CINCINNATI (AP) — More than seven decades after an audacious bombing run by the “Doolittle Tokyo Raiders” rallied their own nation while stunning another, the World War II heroes are still adding to their legacy.
The group will receive the Congressional Gold Medal on April 15 in Washington then present it on April 18 — the 73rd anniversary of the raid — to the National Museum of the U.S. Air Force. The gold medal will go on display at the museum near Dayton, Ohio, joining an exhibit depicting the launch from an aircraft carrier of the Raiders’ daring 1942 attack on Japan.
The only two surviving Raiders — retired Lt. Col. Richard “Dick” Cole and Staff Sgt. David Thatcher — plan to attend the museum ceremony. A third Doolittle Raider, Lt. Col. Robert Hite, died Sunday at a Nashville, Tennessee, nursing facility. He was 95.
Relatives of the 80 Raiders also are expected to attend the weekend of events, some of them private.
“The medal is for 80 people,” said Cole, an Ohio native who now lives in Comfort, Texas.
The gold medal — the highest civilian honor Congress can give — is also a tribute to the mission’s leader, the late Gen. James “Jimmy” Doolittle, Cole said. Doolittle died in 1993.
While the 16 B-25 bombers launched at sea inflicted only scattered damage on Japan, the attack was credited with boosting American morale while shaking Japan’s confidence and prompting strategy shifts less than five months after the Japanese attack on Pearl Harbor.
“We did everything that the mission was planned to do,” said Cole, who was Doolittle’s co-pilot.
Cole, 99, and the other Raiders have often given humble assessments of their heroism, saying they were simply performing their duties, and he did again last week when discussing the gold medal.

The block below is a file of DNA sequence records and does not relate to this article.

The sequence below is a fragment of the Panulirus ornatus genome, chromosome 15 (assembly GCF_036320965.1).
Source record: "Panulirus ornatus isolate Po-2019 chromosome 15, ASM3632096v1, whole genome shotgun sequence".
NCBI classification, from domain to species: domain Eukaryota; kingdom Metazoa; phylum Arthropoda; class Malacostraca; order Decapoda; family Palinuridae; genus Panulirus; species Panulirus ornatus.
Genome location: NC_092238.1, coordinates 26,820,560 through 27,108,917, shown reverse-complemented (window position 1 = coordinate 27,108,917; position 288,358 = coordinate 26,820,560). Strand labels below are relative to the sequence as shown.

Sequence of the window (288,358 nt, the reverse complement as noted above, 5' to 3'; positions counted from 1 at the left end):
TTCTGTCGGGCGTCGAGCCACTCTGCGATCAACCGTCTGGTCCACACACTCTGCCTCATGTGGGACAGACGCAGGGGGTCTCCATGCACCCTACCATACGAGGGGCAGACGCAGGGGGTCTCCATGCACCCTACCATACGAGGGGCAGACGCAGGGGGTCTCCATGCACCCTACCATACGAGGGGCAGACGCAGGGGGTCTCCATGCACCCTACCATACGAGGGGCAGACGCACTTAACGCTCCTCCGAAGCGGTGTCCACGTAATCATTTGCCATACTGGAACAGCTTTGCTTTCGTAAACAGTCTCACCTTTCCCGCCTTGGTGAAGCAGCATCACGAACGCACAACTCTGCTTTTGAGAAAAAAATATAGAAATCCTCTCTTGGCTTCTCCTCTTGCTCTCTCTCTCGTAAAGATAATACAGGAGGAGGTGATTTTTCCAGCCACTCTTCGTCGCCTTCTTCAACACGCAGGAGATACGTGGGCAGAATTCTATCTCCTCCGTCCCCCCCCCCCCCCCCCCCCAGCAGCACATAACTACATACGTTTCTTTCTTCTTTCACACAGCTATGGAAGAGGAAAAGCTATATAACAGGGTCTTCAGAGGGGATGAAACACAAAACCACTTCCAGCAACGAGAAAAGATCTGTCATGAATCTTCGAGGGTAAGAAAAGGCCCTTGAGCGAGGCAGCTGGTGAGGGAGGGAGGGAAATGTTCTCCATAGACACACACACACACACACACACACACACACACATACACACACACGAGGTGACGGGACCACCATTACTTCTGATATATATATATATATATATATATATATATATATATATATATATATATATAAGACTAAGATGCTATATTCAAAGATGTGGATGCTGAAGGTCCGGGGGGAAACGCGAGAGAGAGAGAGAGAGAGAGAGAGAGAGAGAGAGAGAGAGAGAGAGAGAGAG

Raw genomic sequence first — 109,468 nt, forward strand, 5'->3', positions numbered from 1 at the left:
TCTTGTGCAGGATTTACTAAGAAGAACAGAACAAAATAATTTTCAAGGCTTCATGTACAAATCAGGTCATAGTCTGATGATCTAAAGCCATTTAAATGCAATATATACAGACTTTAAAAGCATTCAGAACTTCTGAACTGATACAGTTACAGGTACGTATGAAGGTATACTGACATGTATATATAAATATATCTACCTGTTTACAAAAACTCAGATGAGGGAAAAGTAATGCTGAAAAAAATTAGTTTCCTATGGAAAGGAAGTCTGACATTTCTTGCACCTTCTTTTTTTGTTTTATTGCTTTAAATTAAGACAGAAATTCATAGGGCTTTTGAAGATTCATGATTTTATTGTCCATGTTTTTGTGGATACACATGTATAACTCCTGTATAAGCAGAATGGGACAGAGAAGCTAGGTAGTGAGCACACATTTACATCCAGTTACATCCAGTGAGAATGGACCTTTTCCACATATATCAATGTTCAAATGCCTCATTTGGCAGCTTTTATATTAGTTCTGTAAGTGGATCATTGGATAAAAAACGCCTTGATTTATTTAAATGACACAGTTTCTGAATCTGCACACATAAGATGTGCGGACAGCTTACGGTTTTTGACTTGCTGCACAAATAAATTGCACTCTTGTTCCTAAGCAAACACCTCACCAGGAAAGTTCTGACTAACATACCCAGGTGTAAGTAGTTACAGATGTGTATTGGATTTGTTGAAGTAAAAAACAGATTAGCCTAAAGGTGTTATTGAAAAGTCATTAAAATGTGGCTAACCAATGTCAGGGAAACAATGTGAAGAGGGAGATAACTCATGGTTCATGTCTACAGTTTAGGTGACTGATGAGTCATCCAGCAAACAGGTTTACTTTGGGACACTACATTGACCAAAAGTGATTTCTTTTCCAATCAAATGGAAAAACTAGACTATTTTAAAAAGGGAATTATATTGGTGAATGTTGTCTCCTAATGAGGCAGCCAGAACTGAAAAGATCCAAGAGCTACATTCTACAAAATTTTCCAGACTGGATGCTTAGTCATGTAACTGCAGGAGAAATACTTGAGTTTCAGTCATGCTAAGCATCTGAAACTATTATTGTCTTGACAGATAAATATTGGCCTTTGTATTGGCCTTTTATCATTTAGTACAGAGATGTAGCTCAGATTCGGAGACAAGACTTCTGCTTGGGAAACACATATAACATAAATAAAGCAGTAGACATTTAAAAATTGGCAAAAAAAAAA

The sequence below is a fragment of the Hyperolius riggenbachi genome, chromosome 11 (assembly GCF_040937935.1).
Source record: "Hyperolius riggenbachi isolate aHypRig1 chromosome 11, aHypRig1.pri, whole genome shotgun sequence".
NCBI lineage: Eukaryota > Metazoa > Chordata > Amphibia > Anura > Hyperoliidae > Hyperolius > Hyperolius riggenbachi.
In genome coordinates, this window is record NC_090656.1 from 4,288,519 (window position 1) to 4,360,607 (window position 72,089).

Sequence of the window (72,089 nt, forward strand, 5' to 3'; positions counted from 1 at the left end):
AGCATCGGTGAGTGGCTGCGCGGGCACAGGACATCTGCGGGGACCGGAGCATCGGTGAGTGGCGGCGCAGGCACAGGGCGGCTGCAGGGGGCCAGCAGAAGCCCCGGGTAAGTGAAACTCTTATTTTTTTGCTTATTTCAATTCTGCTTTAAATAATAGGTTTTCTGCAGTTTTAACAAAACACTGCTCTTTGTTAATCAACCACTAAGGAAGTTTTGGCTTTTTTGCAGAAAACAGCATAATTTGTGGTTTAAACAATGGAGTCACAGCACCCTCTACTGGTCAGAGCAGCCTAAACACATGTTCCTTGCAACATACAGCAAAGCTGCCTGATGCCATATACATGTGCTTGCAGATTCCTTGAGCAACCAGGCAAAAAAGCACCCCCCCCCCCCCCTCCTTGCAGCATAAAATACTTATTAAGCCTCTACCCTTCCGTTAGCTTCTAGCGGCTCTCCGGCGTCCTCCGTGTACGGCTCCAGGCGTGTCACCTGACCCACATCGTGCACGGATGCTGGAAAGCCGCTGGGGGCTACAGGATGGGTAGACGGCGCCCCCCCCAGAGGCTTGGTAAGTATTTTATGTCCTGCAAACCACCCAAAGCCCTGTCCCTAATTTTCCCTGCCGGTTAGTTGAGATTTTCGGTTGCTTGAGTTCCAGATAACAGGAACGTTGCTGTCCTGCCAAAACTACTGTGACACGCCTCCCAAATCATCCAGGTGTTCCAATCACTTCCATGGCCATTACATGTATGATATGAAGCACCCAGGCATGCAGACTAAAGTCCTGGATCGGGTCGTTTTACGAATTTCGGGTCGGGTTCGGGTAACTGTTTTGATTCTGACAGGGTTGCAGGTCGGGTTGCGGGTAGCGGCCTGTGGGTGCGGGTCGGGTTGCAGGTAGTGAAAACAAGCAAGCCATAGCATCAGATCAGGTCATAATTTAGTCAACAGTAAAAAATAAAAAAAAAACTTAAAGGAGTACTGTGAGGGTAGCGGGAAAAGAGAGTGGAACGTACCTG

“I think it’s very nice,” said Cole, who attended President Barack Obama’s signing last year of the legislative measure to strike the gold medal. “But it was something that might be a bit too much.”
The museum’s director, retired Lt. Gen. Jack Hudson, praised the Raiders’ “supreme example of courage, professionalism, creativity, leadership and patriotism” when announcing plans for the gold medal display, promising that their inspirational story “will live on” at the museum.
Eight Raiders were captured and three were executed; one more died in captivity and three others were killed after crash-landing or ditching at sea. In previous years, Hite, who was among the Japanese captives, had been unable for health reasons to travel to Raider events from his Nashville, Tennessee, home. His son said Hite had been battling Alzheimer’s disease before his death Sunday.
Years after Hite and others were liberated by American troops in 1945, Hite returned to active duty during the Korean War. His son said Hite would want to be remembered for his patriotism.
“I think he would want two things: that’s the attitude we ought to have about our country; and the second is, he was just doing his job,” Wallace Hite said.
At the museum ceremony, Cole and Thatcher, of Missoula, Montana, plan to drink a toast to those who have gone before them. They use specially engraved silver goblets for their traditional toasts.
Of their slowly dwindling numbers, Cole, the oldest of the two survivors, said: “Something’s just got to give.”